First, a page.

The Development of English as a Second Language With and Without Specific Language Impairment: Clinical Implications Purpose The purpose of this research forum article is to provide an overview of typical and atypical development of English as a second language (L2) and to present strategies for clinical assessment with English language learners (ELLs). Method A review of studies examining the lexical, morphological, narrative, and ... Research Forum
Research Forum  |   February 01, 2016
The Development of English as a Second Language With and Without Specific Language Impairment: Clinical Implications
 
Author Affiliations & Notes
  • Johanne Paradis
    University of Alberta, Edmonton, Canada
  • Disclosure: The author has declared that no competing interests existed at the time of publication.
    Disclosure: The author has declared that no competing interests existed at the time of publication. ×
  • Correspondence to Johanne Paradis: johanne.paradis@ualberta.ca
  • Editor and Associate Editor: Mabel Rice
    Editor and Associate Editor: Mabel Rice×
Article Information
Cultural & Linguistic Diversity / School-Based Settings / Language Disorders / Specific Language Impairment / Attention, Memory & Executive Functions / Research Forum: SLI, ADHD, ASD, CI, Bilingualism, and Bidialectism
Research Forum   |   February 01, 2016
The Development of English as a Second Language With and Without Specific Language Impairment: Clinical Implications
Journal of Speech, Language, and Hearing Research, February 2016, Vol. 59, 171-182. doi:10.1044/2015_JSLHR-L-15-0008
History: Received January 7, 2015 , Revised July 3, 2015 , Accepted July 17, 2015
 
Journal of Speech, Language, and Hearing Research, February 2016, Vol. 59, 171-182. doi:10.1044/2015_JSLHR-L-15-0008
History: Received January 7, 2015; Revised July 3, 2015; Accepted July 17, 2015
Web of Science® Times Cited: 3

Purpose The purpose of this research forum article is to provide an overview of typical and atypical development of English as a second language (L2) and to present strategies for clinical assessment with English language learners (ELLs).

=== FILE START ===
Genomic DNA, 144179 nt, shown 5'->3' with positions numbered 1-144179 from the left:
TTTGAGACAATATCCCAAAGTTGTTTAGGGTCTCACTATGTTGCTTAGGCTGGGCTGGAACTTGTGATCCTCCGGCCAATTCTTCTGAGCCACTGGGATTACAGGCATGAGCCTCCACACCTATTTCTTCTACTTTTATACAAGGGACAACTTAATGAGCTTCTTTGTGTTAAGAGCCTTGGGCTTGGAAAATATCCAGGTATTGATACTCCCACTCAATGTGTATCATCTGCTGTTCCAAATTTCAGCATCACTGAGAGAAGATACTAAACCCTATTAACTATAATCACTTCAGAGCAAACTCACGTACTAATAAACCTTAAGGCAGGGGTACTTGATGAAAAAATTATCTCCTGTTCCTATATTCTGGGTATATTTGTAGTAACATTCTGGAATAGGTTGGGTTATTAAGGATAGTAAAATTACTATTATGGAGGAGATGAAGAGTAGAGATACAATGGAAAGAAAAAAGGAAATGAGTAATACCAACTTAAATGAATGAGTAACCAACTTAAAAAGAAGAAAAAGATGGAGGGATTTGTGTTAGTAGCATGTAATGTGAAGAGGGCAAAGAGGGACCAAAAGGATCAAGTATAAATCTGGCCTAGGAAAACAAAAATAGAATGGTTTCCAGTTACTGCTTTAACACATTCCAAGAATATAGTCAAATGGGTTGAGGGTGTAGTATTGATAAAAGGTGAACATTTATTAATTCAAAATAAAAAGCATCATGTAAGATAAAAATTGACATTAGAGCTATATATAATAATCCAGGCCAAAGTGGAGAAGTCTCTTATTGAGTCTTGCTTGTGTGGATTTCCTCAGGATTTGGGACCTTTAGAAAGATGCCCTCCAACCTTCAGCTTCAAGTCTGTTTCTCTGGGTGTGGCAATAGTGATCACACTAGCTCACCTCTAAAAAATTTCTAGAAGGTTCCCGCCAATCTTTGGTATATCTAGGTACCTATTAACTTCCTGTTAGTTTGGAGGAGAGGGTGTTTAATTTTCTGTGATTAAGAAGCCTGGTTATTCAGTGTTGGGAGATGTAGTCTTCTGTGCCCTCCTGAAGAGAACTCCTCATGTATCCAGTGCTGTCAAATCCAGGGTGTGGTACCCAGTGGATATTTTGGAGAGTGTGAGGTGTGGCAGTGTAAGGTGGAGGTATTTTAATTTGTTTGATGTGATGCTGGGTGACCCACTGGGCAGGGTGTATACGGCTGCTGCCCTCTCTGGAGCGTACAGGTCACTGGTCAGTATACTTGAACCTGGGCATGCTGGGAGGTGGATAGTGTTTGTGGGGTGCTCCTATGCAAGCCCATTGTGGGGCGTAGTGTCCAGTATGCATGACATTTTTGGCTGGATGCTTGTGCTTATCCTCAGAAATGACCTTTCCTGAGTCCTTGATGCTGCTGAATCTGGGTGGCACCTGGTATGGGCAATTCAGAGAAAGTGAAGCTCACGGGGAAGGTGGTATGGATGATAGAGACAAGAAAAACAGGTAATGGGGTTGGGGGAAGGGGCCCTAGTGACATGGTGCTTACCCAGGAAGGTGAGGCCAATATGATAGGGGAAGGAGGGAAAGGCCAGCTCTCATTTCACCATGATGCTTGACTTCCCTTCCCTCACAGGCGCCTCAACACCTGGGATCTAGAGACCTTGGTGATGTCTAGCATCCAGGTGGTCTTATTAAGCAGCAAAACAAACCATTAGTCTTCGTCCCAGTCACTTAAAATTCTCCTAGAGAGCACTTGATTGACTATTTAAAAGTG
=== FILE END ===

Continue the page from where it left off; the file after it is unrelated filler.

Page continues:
Method A review of studies examining the lexical, morphological, narrative, and verbal memory abilities of ELLs is organized around 3 topics: timeframe and characteristics of typical English L2 development, comparison of the English L2 development of children with and without specific language impairment (SLI), and strategies for more effective assessment with ELLs.

Results ELLs take longer than 3 years to converge on monolingual norms and approach monolingual norms asynchronously across linguistic subdomains. Individual variation is predicted by age, first language, language learning aptitude, length of exposure to English in school, maternal education, and richness of the English environment outside school. ELLs with SLI acquire English more slowly than ELLs with typical development; their morphological and nonword repetition abilities differentiate them the most. Use of strategies such as parent questionnaires on first language development and ELL norm referencing can result in accurate discrimination of ELLs with SLI.

Conclusions Variability in the language abilities of ELLs presents challenges for clinical practice. Increased knowledge of English language learning development with and without SLI together with evidence-based alternative assessment strategies can assist in overcoming these challenges.

Acknowledgments
I acknowledge my appreciation of the funding agencies whose support made this research possible: the Social Sciences and Humanities Research Council of Canada, Alberta Innovates Health Solutions, The Canadian Language and Literacy Research Network, and the Alberta Center for Child, Family and Community Research. I thank the student assistants who have contributed to the research reported in this research forum article: Kyla Coole, Kristyn Emmerzael, Ruiting Jia, Karen Kiddel, Katryna Lysay, Dorothy Pinto, Tamara Sorenson Duncan, Yasemin Tulpar, James Watson-Gaze, Emily Yiu, and Tatiana Zdorenko. I also thank the Multicultural Health-Brokers Cooperative, Edmonton Public Schools, and the Toronto Catholic District School Board for their collaboration in this research.
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